More than a decade after it was grounded, NASA’s retired space shuttle Endeavour is soon to be the focus of a groundbreaking.
The California Science Center in Los Angeles is set to begin construction of the Samuel Oschin Air and Space Center, a new museum that will display Endeavour vertically, as if poised for another launch, complete with a fuel tank and two side-mounted boosters.
“It will be an incredibly dramatic display, but it will also allow us to put on display the whole system,” Jeffrey Rudolph, president and chief executive officer of the California Science Center, said in an interview with collectSPACE.com. “The orbiter alone could not go into space. By putting the whole system on display, it will allow us to talk more about the engineering and science behind it and what it takes to go into space.”
A ceremonial groundbreaking is scheduled for Wednesday, June 1, 11 years to the day after Endeavour returned from Earth orbit for the final time.
Decade on display
The last of NASA’s five space shuttle orbiters to enter service, Endeavour, or OV-105, landed from its 25th and final mission on June 1, 2011. Fifteen months later, after NASA engineers stripped out its hazardous materials and removed its engines to be reused by moon-bound rockets, Endeavour was mounted to the top of a modified Boeing 747 and ferried from Florida to California.
Touching down at Los Angeles International Airport on Sept. 21, 2012, Endeavour was lowered off its carrier aircraft and placed into a hangar to wait the next leg of its journey. “Mission 26,” as it was dubbed, saw the orbiter embark on a three-day, 12-mile (19 kilometers) road trip.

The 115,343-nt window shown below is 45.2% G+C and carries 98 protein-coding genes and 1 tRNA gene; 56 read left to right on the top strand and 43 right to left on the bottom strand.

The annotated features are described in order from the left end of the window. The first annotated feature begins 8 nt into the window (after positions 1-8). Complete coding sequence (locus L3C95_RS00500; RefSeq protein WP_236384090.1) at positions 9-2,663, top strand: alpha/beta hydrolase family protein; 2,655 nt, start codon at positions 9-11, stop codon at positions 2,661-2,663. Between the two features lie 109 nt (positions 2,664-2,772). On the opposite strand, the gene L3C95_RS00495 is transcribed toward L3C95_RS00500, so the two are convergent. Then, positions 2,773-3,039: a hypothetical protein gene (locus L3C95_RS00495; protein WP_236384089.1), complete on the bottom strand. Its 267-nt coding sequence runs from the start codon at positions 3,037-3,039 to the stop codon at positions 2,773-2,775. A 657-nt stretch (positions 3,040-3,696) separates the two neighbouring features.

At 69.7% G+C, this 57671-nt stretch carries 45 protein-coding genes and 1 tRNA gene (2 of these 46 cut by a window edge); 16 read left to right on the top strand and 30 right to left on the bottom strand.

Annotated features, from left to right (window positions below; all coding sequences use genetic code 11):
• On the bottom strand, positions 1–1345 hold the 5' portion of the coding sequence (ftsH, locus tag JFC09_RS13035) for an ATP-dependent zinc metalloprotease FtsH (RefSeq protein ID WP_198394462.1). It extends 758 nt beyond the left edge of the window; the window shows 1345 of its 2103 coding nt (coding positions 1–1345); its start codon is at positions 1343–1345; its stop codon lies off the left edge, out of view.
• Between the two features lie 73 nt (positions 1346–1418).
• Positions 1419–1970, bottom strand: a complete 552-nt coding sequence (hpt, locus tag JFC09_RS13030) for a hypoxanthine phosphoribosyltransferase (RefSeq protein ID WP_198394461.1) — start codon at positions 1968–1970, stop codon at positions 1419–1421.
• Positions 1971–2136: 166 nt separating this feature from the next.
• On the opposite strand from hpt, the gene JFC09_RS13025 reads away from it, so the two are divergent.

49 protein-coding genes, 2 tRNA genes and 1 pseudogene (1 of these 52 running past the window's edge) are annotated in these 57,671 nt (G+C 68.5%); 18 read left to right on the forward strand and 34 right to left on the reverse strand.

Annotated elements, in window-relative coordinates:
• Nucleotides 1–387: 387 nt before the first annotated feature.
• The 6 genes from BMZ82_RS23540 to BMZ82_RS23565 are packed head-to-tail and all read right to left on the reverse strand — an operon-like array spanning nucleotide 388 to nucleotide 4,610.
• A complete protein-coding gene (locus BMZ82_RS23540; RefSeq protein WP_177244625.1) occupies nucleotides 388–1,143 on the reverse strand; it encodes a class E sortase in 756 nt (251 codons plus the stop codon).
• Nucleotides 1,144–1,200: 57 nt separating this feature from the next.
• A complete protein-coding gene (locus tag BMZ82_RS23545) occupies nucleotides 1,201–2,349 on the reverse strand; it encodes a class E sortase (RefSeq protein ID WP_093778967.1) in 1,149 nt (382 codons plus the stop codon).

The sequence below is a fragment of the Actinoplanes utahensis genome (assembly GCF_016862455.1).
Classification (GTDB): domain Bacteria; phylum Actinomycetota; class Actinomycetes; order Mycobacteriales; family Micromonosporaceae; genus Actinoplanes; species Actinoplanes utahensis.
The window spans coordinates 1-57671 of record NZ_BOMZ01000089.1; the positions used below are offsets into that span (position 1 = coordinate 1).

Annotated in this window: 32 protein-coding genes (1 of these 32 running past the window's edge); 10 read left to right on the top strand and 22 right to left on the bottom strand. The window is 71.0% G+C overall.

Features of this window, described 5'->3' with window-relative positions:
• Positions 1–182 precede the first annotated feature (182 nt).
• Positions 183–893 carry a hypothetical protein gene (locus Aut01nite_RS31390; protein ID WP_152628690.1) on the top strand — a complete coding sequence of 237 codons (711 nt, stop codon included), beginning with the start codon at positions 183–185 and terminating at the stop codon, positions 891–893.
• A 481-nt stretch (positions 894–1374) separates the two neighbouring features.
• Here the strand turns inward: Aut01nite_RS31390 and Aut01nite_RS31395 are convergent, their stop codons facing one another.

Rolling up to its new home on Oct. 16, 2012, the orbiter entered the then-new Samuel Oschin Space Shuttle Endeavour Display Pavilion, a temporary building named after the late entrepreneur and philanthropist whose family foundation made a “transformational gift” to the science center. Two weeks later, on Oct. 31, the public was invited inside to get its first close look at the spacecraft on display.
Endeavour has been on horizontal exhibit ever since. In 2014, the science center opened the orbiter’s payload bay doors to install a Spacehab module as a first, early step toward the shuttle’s future exhibit in the Oschin Air and Space Center. A year later, NASA entered Endeavour’s mid-deck to remove waste water tanks for reuse as a storage system aboard the International Space Station.
In 2016, NASA’s last remaining built-for-flight space shuttle external tank, ET-94, completed its own journey from the New Orleans assembly facility where it was built to the California Science Center to eventually join Endeavour as part of its future vertical display. Similarly, in 2020, a pair of flight-worthy (though inert) solid rocket boosters were delivered by Northrop Grumman to the Mojave Air and Space Port in southern California to await becoming part of the science center’s full shuttle stack.
The June 1 ceremony will be attended by science center officials, local and state elected leaders and other special guests still to be announced. The event is not open to the public, though the science center plans to share updates on that day through its social media channels.
Set to rise adjacent to the California Science Center’s main building, the Samuel Oschin Air and Space Center is expected to take about three years to complete. Additional details, including when Endeavour’s horizontal exhibit will close and when the vehicle is planned to go vertical, are expected to be revealed on June 1.
Endeavour’s current exhibit helped shape the plans for what is to come next.
“What I have seen in years of exhibiting Endeavour is that the public is fascinated by and love space travel, but the level of their understanding is still relatively limited,” said Rudolph. “We have learned a lot over the years, and not just for this exhibit, but our whole approach has continued to evolve and grow.”